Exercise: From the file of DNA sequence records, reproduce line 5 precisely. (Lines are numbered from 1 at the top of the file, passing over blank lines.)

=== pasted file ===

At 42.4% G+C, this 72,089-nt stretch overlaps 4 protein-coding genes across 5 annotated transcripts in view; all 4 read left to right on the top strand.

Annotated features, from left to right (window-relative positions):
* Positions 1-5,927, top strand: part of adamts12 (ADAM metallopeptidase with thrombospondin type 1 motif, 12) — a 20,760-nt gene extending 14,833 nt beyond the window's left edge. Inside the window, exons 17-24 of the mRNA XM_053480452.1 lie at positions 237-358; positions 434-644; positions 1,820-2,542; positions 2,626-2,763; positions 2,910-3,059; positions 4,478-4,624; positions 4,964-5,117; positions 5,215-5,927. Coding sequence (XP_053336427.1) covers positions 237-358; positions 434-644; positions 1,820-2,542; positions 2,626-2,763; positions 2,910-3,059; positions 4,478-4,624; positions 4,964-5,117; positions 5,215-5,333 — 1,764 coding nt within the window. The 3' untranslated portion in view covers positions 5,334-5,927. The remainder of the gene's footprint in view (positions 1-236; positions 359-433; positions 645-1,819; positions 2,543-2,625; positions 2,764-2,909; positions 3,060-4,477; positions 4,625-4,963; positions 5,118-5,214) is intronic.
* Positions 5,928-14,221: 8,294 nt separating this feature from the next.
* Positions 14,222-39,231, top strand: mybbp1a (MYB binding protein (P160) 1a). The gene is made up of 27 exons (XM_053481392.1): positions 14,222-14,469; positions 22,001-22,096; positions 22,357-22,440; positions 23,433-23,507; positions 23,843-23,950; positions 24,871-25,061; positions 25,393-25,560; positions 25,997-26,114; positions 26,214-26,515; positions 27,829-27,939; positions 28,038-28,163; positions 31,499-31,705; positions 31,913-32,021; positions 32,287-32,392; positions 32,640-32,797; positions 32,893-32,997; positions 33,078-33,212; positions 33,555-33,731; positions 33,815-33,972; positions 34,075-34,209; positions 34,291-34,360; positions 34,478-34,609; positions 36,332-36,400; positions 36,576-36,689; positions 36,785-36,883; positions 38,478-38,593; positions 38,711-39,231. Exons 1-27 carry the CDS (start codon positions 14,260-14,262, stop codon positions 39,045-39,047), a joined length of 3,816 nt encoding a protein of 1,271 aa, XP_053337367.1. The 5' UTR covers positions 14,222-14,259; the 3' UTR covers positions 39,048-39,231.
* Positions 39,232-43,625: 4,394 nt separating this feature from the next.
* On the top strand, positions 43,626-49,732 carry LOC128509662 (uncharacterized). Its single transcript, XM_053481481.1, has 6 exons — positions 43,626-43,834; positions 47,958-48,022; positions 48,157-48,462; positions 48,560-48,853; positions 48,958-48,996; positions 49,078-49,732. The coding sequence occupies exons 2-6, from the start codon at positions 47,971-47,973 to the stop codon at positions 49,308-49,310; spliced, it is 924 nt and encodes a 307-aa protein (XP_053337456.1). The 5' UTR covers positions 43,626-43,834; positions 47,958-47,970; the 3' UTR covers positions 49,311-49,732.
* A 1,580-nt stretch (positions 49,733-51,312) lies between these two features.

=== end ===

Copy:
* Positions 14,222-39,231, top strand: mybbp1a (MYB binding protein (P160) 1a). The gene is made up of 27 exons (XM_053481392.1): positions 14,222-14,469; positions 22,001-22,096; positions 22,357-22,440; positions 23,433-23,507; positions 23,843-23,950; positions 24,871-25,061; positions 25,393-25,560; positions 25,997-26,114; positions 26,214-26,515; positions 27,829-27,939; positions 28,038-28,163; positions 31,499-31,705; positions 31,913-32,021; positions 32,287-32,392; positions 32,640-32,797; positions 32,893-32,997; positions 33,078-33,212; positions 33,555-33,731; positions 33,815-33,972; positions 34,075-34,209; positions 34,291-34,360; positions 34,478-34,609; positions 36,332-36,400; positions 36,576-36,689; positions 36,785-36,883; positions 38,478-38,593; positions 38,711-39,231. Exons 1-27 carry the CDS (start codon positions 14,260-14,262, stop codon positions 39,045-39,047), a joined length of 3,816 nt encoding a protein of 1,271 aa, XP_053337367.1. The 5' UTR covers positions 14,222-14,259; the 3' UTR covers positions 39,048-39,231.